June 2011

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So I just drove from Chicago to the Jersey Shore, and boy are my arms tired… Knees. I meant to say, boy are my knees tired. They got really stiff from sitting in one position for 20 hours of drive time over 2 days.

I wanted to leave on Thursday morning, but a couple of things came up, so I didn’t hit the road until around 1 pm, a bit later than I had planned. As most eastbound trips must, this one began with killer Chicago traffic, followed by a stop at the Gas-A-Roo in Hammond, Indiana to fill up with that cheap, cheap non-Chicago fuel.

Then, eastward.

Indiana is pretty normal. I’ve been there before and it’s no big deal. I was just going to see more of it this time. I’ve got an Illinois I-Pass transponder for tolls, and it also works in Indiana. At some point, I took a break and used my iPhone to find the tollway website, to see if it would work in any of the other states. As it turns out, Illinois I-Pass is the same as E-ZPass, so it works in a few other states, including all the ones I’d be passing through in the outbound leg of my trip.

Ohio was next, and boy is it a boring state. Actually, for all I know, it’s an interesting place, but I was driving the Ohio Turnpike, so I didn’t see any of it. Just mile after mile of boring highway. The Ohio Turnpike is a depressing thing. It’s a limited access tollway, so the only places you can stop at along the way are the tollway rest stops, which are pretty dreary and all the same. Actually, they’re not quite the same. The rest stops are being upgraded, so there are two types: Obviously old and dreary, or brand new and less obviously dreary.

This dreariness has a well-known economic cause: Monopoly power.The restaurants, stores, and gas stations in the rest stops are the only places you can get to without the annoyance of leaving and reentering, so they have a bit of monopoly pricing power. As is usually the case, not only do they raise prices, they also reduce the quality and variety of goods and services.

For example, I’ve always mapped out my driving routes before taking them, but on this part of the trip, I hadn’t bothered. For the first time ever, I was relying solely on Jill for navigation. (“Jill” is what we call our GPS, because the English language speech files for our Nuvi are named Jack and Jill.)

The problem with using Jill for guidance, I discovered, is that once I got a few hundred miles from home, I was basically just the monkey that drove the car. I had no locational awareness. (At one point, I pulled up a tiny map on my iPhone and was surpised to see that I was skirting the southern shore of Lake Erie and I didn’t even know it.) So I decided to stop and pick up one of those 50-state road atlases that I used to use to plan all my trips.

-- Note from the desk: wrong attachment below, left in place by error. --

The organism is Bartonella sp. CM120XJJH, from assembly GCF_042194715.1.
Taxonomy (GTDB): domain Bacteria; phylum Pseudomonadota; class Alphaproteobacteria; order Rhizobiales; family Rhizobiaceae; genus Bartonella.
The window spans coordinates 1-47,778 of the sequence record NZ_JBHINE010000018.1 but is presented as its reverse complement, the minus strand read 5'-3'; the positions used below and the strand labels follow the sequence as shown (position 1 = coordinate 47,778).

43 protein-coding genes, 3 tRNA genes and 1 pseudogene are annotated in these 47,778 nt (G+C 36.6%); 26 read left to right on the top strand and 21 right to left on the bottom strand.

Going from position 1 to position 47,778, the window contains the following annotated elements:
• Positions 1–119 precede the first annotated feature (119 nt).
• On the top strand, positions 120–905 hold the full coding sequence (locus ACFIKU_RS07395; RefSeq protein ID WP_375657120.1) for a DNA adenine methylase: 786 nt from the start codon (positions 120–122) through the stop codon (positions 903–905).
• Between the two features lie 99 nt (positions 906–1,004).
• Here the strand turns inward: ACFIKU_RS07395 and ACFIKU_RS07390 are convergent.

It turns out they don’t sell those on the Turnpike. Monopoly power means they don’t have to. I was thinking of driving over to the other side of the rest stop and asking the truckers if they know where I could find a proper truck stop. A good truckstop has an awesome variety of driving supplies — everything you could need for living a life on the road.

Anyway, it was getting dark as I passed Cleveland, so I stopped at the Brady’s Leap rest stop just before Youngstown to figure out where I was going to get a room for the night. I tend to stay up kind of late, and I didn’t want to spend three or four hours staring at the hotel room walls when I could still have been driving.

I decided I could make it into Pennslvania. That’s a turnpike too, so it looked like I had only a handful of places I could get off and look for a hotel. Between Kayak and advertising in the rest stops I found a few candidates, but and I couldn’t make up my mind where I was going to stop, so I decided to postpone the decision.

The drive through Youngstown, Ohio was slightly interesting, because somehow Jill got me off the Turnpike. I swear I stayed to the side I was told to stay on, but somehow that got me onto I-680 through town. After that, it was just boring highway all the way to the border.

Pennsylvania was only a little different, mostly because of the mountains, which I couldn’t see at night anyway. It was another boring turnpike. I stopped at the first reststop to figure out my plan for the night. (By the way, the rest stop had Wi-Fi, but they wanted you to pay to use it. Monopoly power again.) Based on the hotel ads, it looked like I could stop at either Irwin, New Stanton, or Somerset. I decided I could make it all the way to Somerset, which looked like it had a lot of hotels.